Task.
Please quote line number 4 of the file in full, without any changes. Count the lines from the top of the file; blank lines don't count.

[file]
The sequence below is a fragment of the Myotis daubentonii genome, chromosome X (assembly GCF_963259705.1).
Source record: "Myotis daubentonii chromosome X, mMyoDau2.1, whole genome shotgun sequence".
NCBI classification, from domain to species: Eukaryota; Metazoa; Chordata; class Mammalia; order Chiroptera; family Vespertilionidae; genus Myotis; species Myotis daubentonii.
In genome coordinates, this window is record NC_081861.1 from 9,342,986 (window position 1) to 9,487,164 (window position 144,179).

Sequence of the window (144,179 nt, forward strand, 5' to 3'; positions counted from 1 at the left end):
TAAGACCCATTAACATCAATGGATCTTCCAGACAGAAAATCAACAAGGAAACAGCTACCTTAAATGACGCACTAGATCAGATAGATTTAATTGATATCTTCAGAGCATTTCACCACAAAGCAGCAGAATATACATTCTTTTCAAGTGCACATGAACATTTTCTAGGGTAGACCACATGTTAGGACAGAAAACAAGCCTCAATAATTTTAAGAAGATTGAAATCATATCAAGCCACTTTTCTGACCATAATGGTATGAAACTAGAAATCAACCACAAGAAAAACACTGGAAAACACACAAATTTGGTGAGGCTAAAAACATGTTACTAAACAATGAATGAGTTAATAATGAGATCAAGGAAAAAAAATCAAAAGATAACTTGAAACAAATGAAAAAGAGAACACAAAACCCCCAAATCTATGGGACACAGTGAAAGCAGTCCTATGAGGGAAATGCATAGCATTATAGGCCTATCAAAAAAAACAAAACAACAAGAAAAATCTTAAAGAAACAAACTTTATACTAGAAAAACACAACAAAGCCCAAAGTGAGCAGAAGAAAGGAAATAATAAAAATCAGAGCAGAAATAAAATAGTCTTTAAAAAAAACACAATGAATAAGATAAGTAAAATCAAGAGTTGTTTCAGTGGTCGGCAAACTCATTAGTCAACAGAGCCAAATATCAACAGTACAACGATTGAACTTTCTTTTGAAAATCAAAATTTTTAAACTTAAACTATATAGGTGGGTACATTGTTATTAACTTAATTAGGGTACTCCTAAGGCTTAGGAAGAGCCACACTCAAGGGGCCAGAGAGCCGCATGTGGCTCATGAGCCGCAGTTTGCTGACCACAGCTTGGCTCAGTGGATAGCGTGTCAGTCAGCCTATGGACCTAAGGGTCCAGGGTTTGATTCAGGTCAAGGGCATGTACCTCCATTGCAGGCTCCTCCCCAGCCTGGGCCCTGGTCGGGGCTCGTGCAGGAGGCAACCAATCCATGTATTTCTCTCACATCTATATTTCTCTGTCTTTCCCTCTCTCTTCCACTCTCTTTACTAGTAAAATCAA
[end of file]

In genome coordinates, this window is record NC_081861.1 from 9,342,986 (window position 1) to 9,487,164 (window position 144,179).